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Engaging and accessibly written, Strange New Land explores the history of slavery and the struggle for freedom before the United States became a nation. Beginning with the colonization of North America, Peter Wood documents the transformation of slavery from a brutal form of indentured servitude to a full-blown system of racial domination. Strange New Land focuses on how Africans survived this brutal process--and ultimately shaped the contours of American racial slavery through numerous means, including:
Mastering English and making it their own
Converting to Christianity and transforming the religion
Holding fast to Islam or combining their spiritual beliefs with the faith of their masters
Recalling skills and beliefs, dances and stories from the Old World, which provided a key element in their triumphant story of survival
Listening to talk of liberty and freedom, of the rights of man and embracing it as a fundamental right--even petitioning colonial administrators and insisting on that right.
Against the troubling backdrop of American slavery, Strange New Land surveys black social and cultural life, superbly illustrating how such a diverse group of people from the shores of West and Central Africa became a community in North America.
Considered a classic study of southeastern Indians, "Powhatan's
Mantle" demonstrates how ethnohistory, demography, archaeology,
anthropology, and cartography can be brought together in fresh and
meaningful ways to illuminate life in the early South. In a series
of provocative original essays, a dozen leading scholars show how
diverse Native Americans interacted with newcomers from Europe and
Africa during the three hundred years of dramatic change beginning
in the early sixteenth century.
Negroes in Colonial South Carolina from 1670 through the Stono Rebellion
A groundbreaking study of two cultures in early America.
"Easily the most thorough and the most penetrating case study yet written of the Afro-American population during the slave period. . . . Fascinating and instructive."-Jack P. Greene
"Mr. Wood has gone beyond any previous study of the history of slavery in the colonial period. . . . He has given us new perspectives not only on slavery but on human relationships in early America."-Edmund S. Morgan, author of American Slavery / American Freedom
Peter H. Wood is professor of American history at Duke University.
For today's busy student, we've created a new line of highly portable books at affordable prices. Each title in the Books a la Carte Plus program features the exact same content from our traditional textbook in a convenient notebook-ready, loose-leaf version - allowing students to take only what they need to class. As an added bonus, each Books a la Carte Plus edition is accompanied by an access code to all of the resources found in one of our best-selling multimedia products. Best of all? Our Books a la Carte Plus titles cost less than a used textbook! With its inclusive view of American history, Created Equal, Brief Edition emphasizes social history-including the lives and labors of women, immigrants, working people, and minorities in all regions of the country-while delivering the basics of political and economic history. In this streamlined version of "Created Equal," the authors have preserved the chronological framework and strong narrative thread, the rich tapestry of people and events, the engaging and illuminating stories, and the Interpreting History features of the original text, but have sharpened the presentation and prose condensing each chapter by 25 percent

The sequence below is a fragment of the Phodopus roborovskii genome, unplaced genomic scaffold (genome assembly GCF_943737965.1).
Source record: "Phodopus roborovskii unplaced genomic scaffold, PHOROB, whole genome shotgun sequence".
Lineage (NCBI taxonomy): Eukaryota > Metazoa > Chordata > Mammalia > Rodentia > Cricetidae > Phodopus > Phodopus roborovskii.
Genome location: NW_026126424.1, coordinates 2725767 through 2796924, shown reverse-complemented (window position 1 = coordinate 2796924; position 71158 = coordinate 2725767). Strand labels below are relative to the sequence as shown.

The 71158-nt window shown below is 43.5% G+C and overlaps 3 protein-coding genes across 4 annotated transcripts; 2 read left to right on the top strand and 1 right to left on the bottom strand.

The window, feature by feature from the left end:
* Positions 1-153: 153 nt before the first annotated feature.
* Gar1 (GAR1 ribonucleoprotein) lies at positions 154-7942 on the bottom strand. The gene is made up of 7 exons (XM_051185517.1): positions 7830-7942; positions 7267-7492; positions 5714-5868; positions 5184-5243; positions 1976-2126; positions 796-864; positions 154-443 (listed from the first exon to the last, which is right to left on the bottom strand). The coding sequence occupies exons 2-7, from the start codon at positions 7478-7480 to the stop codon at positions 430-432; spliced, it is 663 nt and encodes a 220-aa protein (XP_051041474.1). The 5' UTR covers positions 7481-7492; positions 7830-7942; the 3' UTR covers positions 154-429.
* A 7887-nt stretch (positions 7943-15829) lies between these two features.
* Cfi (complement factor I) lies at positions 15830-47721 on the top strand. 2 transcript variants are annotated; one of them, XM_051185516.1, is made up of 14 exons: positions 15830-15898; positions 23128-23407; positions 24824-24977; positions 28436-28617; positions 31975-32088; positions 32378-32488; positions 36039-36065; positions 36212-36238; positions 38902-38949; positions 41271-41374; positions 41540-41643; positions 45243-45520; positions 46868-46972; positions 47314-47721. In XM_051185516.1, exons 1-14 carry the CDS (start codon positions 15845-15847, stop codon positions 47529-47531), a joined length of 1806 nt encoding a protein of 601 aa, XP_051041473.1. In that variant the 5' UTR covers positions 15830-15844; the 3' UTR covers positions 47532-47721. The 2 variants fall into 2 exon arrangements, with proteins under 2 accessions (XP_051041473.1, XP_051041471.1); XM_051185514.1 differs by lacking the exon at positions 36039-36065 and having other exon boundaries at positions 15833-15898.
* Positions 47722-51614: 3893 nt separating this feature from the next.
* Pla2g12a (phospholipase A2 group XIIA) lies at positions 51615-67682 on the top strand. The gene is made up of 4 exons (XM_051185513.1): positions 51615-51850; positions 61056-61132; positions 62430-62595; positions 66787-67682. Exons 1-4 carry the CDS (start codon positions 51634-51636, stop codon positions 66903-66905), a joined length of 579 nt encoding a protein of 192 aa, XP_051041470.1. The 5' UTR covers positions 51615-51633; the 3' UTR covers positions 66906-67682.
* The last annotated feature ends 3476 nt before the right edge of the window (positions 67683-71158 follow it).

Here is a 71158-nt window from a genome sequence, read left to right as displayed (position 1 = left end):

The admired American painter Winslow Homer rose to national attention during the Civil War. But one of his most important early images remained unknown for a century. The renowned artist is best known for depicting ships and sailors, hunters and fishermen, rural vignettes and coastal scenes. Yet he also created some of the first serious black figures in American art. Near Andersonville (1865-66) is the earliest and least known of these impressive images. Peter Wood, a leading expert on Homer's images of blacks, reveals the long-hidden story of this remarkable Civil War painting. His brisk narrative locates the picture in southwest Georgia in August 1864 and provides its military and political context. Wood underscores the agony of the Andersonville prison camp and highlights a huge but little-known cavalry foray ordered by General Sherman as he laid siege to Atlanta. Homer's image takes viewers "behind enemy lines" to consider the utter failure of "Stoneman's Raid" from the perspective of an enslaved black Southerner. By examining the interplay of symbolic elements, Wood reveals a picture pregnant with meaning. He links it to Abraham Lincoln's presidential campaign of 1864 and underscores the enduring importance of Homer's thoughtful black woman. The painter adopted a bottom-up perspective on slavery and emancipation that most scholars needed another century to discover. By integrating art and history, Wood's provocative study gives us a fresh vantage point on Homer's early career, the struggle to end slavery, and the dramatic closing years of the Civil War.
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